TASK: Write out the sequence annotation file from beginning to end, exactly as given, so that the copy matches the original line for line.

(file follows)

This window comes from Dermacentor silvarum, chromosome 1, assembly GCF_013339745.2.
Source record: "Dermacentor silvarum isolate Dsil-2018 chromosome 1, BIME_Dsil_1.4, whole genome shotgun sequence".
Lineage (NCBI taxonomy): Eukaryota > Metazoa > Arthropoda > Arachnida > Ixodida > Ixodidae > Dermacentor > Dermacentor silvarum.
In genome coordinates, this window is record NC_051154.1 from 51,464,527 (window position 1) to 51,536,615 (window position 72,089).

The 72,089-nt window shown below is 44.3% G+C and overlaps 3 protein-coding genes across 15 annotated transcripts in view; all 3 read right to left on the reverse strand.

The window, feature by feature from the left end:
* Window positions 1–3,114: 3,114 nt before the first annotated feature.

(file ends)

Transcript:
This window comes from Dermacentor silvarum, chromosome 1, assembly GCF_013339745.2.
Source record: "Dermacentor silvarum isolate Dsil-2018 chromosome 1, BIME_Dsil_1.4, whole genome shotgun sequence".
Lineage (NCBI taxonomy): Eukaryota > Metazoa > Arthropoda > Arachnida > Ixodida > Ixodidae > Dermacentor > Dermacentor silvarum.
In genome coordinates, this window is record NC_051154.1 from 51,464,527 (window position 1) to 51,536,615 (window position 72,089).

The 72,089-nt window shown below is 44.3% G+C and overlaps 3 protein-coding genes across 15 annotated transcripts in view; all 3 read right to left on the reverse strand.

The window, feature by feature from the left end:
* Window positions 1–3,114: 3,114 nt before the first annotated feature.